Archeology and Ethnology 
Notes on Ancient Egypt
- C. J. Ryan
To the intelligent student for whom archaeology is not a dry-as-dust pursuit but amethod of reconstructing the past in life and color, the words Ancient Egypt suggest long agesof vigorous existence of a contented people, a philosophic religion, veiling deep scientificknowledge under allegory and symbolism, a sublime form of art, and a dignified system of government. But, although the treasure-house of relics has been industriously explored for more than a century by experts, there are still enormous gaps in our knowledge, and vitallyinteresting problems are still matters of dispute.Unfortunately, a tendency to materialistic interpretations has prevailed in the minds of many modern Egyptologists. In freeing themselves from antiquated swaddling-clothes theyhave exposed themselves to the danger of ignoring the possibility that the religious andphilosophic ideas of the Egyptians may be more than merely curious and interestingexamples of folklore. While we must be sincerely grateful to the splendid enthusiasm of theEgyptologists, we may safely believe that greater progress will be made by accepting thepossibility that the ancient Egyptians at their best knew certain things of profound importanceto a well-balanced life which we, in this age of materialism and strife, have lost sight of. Dr.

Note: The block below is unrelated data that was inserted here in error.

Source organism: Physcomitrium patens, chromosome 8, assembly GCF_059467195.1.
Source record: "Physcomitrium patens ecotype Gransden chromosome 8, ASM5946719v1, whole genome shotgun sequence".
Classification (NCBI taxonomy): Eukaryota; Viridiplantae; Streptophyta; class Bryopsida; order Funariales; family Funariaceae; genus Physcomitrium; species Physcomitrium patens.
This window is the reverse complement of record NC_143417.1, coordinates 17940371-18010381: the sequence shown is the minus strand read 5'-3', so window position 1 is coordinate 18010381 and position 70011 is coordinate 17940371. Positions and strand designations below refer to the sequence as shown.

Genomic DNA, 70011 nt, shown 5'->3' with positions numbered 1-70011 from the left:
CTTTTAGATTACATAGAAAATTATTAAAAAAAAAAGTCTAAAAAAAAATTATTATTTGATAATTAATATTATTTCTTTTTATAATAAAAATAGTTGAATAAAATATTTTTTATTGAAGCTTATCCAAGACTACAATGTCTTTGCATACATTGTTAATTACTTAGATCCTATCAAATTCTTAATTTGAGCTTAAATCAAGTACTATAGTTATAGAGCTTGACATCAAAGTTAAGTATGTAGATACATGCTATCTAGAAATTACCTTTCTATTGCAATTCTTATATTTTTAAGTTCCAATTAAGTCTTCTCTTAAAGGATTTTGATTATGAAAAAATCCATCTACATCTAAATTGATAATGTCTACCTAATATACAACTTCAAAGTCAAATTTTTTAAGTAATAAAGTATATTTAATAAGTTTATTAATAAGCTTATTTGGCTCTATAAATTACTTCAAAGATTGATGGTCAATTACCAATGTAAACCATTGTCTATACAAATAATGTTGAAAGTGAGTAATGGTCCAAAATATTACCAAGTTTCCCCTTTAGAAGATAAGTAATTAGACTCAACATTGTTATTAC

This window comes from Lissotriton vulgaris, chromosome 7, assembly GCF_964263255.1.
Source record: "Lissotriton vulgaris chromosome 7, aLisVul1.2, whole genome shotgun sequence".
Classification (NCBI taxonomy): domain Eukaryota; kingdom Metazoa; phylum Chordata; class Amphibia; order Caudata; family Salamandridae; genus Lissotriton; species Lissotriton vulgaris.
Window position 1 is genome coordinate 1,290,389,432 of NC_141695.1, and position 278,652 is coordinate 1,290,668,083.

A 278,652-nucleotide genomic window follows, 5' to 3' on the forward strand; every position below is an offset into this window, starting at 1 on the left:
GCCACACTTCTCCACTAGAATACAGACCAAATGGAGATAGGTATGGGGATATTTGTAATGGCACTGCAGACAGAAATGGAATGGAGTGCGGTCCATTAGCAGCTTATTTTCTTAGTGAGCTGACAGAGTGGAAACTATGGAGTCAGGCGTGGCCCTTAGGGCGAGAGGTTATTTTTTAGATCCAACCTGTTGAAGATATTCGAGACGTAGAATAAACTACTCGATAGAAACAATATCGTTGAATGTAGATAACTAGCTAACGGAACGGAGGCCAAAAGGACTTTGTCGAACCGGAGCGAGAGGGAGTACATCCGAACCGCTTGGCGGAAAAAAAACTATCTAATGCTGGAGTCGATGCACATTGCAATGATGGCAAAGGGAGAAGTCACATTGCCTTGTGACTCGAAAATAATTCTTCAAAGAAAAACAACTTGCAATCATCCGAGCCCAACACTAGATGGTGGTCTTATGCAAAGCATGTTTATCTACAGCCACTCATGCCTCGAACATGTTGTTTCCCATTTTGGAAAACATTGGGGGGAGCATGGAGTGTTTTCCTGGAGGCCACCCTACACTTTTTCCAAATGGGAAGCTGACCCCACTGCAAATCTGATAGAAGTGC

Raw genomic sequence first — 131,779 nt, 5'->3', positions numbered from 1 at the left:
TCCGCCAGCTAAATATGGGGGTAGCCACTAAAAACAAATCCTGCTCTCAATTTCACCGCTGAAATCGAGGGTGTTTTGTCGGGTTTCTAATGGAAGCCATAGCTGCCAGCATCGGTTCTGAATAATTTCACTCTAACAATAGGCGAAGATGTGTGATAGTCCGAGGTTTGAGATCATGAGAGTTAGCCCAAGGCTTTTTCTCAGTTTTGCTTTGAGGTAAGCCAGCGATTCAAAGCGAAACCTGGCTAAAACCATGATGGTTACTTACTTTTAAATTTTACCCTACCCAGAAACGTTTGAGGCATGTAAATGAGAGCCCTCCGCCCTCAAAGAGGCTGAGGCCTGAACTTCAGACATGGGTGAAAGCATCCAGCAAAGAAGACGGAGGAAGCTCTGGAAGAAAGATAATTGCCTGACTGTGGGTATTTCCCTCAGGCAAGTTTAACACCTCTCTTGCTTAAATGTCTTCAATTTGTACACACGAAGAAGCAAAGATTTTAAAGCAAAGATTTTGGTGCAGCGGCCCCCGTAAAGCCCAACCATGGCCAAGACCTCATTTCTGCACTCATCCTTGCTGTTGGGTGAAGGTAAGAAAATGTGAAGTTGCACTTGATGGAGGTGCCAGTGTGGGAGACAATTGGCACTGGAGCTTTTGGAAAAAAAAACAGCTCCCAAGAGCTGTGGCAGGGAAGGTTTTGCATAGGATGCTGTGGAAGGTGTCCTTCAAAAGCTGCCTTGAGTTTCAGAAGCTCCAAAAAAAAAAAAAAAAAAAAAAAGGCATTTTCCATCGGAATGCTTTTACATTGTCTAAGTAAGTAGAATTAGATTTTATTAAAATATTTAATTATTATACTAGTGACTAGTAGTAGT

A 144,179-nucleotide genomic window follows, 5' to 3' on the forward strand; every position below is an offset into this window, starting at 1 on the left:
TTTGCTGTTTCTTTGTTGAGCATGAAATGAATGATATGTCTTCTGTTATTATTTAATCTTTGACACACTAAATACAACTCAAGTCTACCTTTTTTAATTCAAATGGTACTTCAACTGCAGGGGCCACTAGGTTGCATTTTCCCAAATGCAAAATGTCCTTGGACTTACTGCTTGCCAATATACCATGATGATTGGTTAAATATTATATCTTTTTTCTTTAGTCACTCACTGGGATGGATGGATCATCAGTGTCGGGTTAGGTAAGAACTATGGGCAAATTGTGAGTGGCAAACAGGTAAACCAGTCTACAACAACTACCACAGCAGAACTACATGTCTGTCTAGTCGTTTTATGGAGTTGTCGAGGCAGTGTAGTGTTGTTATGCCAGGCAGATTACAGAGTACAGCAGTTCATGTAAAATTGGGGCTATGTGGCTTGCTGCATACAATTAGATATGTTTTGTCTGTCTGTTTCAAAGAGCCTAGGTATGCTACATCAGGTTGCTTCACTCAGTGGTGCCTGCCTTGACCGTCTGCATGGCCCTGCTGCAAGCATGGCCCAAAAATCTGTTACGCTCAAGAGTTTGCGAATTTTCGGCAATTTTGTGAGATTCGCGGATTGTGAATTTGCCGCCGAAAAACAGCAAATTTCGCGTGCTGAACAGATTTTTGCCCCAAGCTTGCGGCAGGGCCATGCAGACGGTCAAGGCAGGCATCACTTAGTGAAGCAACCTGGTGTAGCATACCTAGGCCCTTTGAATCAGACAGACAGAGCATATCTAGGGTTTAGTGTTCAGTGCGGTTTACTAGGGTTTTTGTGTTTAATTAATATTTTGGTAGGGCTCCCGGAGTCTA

Flinders Petrie, the famous explorer and historian of Egypt, says:"To know the past of mankind and to apply it to the present is the road of success inthe future."Some distinguished Egyptologists like Erman, who are perhaps a little prosaic, haveexpressed surprise that certain methods which seem to us cumbersome and imperfect and insome cases superstitious, should have been adhered to for ages by such an intelligent raceas the Egyptians. This criticism applies to their systems of hieroglyphic writing, of arithmeticand geometry. Though some of these charges may be true of the later dynastic periods, it isdifficult if not impossible to believe that in geometry, mathematical astronomy and certainpsychological subjects of which we are densely ignorant the accomplished builders of theGreat Pyramid were uninformed. We must also recollect that our information about the inner side of the Egyptian temple-science
is very limited indeed